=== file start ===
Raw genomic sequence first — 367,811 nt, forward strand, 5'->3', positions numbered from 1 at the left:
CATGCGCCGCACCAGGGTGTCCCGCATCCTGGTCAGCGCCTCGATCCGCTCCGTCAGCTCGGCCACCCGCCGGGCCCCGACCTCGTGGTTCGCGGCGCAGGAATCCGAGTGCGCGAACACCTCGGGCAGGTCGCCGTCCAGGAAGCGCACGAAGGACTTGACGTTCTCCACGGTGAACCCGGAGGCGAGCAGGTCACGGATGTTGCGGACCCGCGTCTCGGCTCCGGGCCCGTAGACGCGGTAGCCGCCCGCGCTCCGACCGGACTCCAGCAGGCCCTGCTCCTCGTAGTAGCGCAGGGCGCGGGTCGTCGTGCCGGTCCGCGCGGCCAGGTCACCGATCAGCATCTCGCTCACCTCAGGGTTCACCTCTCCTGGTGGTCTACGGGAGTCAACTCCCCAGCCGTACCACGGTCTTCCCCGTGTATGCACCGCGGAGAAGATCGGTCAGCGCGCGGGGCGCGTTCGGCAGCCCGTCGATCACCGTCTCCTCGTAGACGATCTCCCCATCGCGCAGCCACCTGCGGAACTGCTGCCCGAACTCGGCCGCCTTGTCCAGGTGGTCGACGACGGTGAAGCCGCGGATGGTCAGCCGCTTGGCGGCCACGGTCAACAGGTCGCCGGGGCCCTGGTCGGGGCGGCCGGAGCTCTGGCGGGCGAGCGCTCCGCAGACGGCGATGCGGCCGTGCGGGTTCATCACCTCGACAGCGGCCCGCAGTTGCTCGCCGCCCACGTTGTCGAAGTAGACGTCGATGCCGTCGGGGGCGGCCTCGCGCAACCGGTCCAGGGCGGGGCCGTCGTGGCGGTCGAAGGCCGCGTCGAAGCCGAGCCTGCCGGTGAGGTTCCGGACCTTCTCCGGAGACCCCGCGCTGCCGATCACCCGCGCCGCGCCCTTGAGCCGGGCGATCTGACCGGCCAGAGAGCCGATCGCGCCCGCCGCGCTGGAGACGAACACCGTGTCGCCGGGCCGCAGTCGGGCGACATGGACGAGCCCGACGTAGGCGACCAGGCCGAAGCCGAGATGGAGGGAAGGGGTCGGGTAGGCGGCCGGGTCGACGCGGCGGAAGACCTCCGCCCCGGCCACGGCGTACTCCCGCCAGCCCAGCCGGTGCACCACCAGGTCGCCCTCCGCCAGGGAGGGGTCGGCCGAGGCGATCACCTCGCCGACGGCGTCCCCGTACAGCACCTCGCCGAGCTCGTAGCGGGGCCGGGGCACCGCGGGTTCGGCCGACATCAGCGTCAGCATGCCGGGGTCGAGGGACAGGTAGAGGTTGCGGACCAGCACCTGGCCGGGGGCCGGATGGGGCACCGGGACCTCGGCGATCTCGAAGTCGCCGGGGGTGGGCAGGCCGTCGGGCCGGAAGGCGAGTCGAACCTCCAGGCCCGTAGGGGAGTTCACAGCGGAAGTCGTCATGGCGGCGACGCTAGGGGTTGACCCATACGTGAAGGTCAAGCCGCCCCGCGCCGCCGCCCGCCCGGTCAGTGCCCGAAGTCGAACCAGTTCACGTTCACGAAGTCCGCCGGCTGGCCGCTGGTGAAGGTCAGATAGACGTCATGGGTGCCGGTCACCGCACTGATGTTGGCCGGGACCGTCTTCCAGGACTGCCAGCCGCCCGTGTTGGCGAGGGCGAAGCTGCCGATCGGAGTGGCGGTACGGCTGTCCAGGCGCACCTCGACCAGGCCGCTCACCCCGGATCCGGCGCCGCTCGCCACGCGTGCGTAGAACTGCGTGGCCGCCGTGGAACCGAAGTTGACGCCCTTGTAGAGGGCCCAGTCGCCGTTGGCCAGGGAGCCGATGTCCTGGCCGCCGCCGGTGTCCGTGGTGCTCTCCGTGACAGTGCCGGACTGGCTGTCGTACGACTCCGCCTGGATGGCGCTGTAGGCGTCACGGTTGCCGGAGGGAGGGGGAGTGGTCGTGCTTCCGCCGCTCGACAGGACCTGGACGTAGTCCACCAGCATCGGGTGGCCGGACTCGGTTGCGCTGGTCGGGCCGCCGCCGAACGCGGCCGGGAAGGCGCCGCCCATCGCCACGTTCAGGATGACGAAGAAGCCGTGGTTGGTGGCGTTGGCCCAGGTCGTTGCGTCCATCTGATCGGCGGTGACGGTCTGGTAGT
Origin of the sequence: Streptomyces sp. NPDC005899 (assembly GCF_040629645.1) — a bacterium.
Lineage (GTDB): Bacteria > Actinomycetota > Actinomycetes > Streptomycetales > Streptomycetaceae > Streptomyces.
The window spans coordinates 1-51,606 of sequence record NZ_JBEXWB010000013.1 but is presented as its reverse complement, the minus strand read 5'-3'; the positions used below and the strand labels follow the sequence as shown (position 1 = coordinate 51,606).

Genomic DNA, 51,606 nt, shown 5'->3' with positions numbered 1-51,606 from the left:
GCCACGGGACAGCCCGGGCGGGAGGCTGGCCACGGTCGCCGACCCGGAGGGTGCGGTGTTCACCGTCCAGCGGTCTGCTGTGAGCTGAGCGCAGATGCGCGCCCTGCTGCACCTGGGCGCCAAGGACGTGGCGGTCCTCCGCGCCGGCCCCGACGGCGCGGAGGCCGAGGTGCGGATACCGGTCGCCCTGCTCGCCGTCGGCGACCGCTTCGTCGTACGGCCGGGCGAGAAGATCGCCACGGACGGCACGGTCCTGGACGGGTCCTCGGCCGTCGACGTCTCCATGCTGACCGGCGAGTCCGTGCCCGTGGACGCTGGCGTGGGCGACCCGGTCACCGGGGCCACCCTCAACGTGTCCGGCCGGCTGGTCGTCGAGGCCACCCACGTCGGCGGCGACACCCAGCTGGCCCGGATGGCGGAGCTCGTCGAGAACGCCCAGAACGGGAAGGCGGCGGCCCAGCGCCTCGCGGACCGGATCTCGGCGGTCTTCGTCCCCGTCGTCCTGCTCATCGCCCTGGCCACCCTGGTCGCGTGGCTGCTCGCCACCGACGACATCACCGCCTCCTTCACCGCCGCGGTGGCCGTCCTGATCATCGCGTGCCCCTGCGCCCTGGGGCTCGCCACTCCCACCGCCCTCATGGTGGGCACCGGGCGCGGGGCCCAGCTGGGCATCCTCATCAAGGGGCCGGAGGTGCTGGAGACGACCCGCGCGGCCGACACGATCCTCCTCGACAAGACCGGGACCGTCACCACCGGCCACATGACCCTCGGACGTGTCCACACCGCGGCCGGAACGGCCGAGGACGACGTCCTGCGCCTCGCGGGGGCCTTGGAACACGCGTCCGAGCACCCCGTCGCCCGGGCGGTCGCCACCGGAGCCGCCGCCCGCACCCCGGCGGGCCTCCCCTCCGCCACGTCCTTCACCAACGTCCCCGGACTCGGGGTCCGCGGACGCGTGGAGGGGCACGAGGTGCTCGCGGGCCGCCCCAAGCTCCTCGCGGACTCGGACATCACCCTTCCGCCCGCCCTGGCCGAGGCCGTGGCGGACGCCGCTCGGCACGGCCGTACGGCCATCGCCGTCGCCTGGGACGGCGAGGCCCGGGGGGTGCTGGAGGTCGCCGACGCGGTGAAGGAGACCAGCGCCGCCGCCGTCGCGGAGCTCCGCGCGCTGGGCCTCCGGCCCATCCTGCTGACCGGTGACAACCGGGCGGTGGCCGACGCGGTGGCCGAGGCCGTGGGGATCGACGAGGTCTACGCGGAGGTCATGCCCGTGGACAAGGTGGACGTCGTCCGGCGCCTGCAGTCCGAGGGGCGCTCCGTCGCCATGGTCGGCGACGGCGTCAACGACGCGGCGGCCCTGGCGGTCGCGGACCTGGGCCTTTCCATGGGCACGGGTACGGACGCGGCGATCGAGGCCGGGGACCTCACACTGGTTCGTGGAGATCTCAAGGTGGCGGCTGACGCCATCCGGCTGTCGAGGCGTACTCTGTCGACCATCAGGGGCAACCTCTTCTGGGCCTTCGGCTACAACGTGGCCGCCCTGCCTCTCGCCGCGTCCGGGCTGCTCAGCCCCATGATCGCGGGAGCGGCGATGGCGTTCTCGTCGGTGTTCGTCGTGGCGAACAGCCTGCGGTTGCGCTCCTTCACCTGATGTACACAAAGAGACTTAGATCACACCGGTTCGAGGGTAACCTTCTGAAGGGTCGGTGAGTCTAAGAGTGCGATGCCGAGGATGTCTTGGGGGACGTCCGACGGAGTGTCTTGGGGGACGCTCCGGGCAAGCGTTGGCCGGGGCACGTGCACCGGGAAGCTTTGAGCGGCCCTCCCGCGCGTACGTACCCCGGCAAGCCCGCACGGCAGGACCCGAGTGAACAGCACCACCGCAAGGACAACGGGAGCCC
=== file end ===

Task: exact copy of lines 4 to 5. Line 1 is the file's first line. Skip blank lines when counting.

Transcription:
Lineage (GTDB): Bacteria > Actinomycetota > Actinomycetes > Streptomycetales > Streptomycetaceae > Streptomyces.
The window spans coordinates 1-51,606 of sequence record NZ_JBEXWB010000013.1 but is presented as its reverse complement, the minus strand read 5'-3'; the positions used below and the strand labels follow the sequence as shown (position 1 = coordinate 51,606).